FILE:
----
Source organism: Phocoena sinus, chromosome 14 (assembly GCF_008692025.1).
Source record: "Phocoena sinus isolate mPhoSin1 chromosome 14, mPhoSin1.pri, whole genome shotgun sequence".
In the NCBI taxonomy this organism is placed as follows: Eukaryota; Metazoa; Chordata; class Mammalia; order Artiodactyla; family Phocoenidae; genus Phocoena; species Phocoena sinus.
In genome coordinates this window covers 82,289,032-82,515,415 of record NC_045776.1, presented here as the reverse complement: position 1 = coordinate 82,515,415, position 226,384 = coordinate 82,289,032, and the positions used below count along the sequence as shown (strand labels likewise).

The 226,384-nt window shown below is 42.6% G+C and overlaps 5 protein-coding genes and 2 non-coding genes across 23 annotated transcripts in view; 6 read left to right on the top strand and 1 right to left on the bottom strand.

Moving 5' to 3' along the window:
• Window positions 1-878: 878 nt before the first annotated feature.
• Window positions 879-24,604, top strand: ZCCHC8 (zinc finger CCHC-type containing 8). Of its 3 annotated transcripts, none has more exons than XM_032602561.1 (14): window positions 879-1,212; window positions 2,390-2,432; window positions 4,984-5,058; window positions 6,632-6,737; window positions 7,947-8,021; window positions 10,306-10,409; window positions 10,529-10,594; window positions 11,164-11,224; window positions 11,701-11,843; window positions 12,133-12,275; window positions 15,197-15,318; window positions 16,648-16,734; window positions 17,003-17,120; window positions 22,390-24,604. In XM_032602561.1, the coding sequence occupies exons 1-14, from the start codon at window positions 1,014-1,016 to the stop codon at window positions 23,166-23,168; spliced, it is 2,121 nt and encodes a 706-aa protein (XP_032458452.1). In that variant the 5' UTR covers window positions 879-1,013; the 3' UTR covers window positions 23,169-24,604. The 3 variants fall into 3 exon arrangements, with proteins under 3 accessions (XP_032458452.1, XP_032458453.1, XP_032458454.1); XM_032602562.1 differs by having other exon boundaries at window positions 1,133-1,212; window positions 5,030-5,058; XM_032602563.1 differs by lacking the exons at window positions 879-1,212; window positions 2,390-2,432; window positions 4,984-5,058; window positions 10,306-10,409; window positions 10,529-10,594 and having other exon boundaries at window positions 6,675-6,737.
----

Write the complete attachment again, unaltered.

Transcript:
Source organism: Phocoena sinus, chromosome 14 (assembly GCF_008692025.1).
Source record: "Phocoena sinus isolate mPhoSin1 chromosome 14, mPhoSin1.pri, whole genome shotgun sequence".
In the NCBI taxonomy this organism is placed as follows: Eukaryota; Metazoa; Chordata; class Mammalia; order Artiodactyla; family Phocoenidae; genus Phocoena; species Phocoena sinus.
In genome coordinates this window covers 82,289,032-82,515,415 of record NC_045776.1, presented here as the reverse complement: position 1 = coordinate 82,515,415, position 226,384 = coordinate 82,289,032, and the positions used below count along the sequence as shown (strand labels likewise).

The 226,384-nt window shown below is 42.6% G+C and overlaps 5 protein-coding genes and 2 non-coding genes across 23 annotated transcripts in view; 6 read left to right on the top strand and 1 right to left on the bottom strand.

Moving 5' to 3' along the window:
• Window positions 1-878: 878 nt before the first annotated feature.
• Window positions 879-24,604, top strand: ZCCHC8 (zinc finger CCHC-type containing 8). Of its 3 annotated transcripts, none has more exons than XM_032602561.1 (14): window positions 879-1,212; window positions 2,390-2,432; window positions 4,984-5,058; window positions 6,632-6,737; window positions 7,947-8,021; window positions 10,306-10,409; window positions 10,529-10,594; window positions 11,164-11,224; window positions 11,701-11,843; window positions 12,133-12,275; window positions 15,197-15,318; window positions 16,648-16,734; window positions 17,003-17,120; window positions 22,390-24,604. In XM_032602561.1, the coding sequence occupies exons 1-14, from the start codon at window positions 1,014-1,016 to the stop codon at window positions 23,166-23,168; spliced, it is 2,121 nt and encodes a 706-aa protein (XP_032458452.1). In that variant the 5' UTR covers window positions 879-1,013; the 3' UTR covers window positions 23,169-24,604. The 3 variants fall into 3 exon arrangements, with proteins under 3 accessions (XP_032458452.1, XP_032458453.1, XP_032458454.1); XM_032602562.1 differs by having other exon boundaries at window positions 1,133-1,212; window positions 5,030-5,058; XM_032602563.1 differs by lacking the exons at window positions 879-1,212; window positions 2,390-2,432; window positions 4,984-5,058; window positions 10,306-10,409; window positions 10,529-10,594 and having other exon boundaries at window positions 6,675-6,737.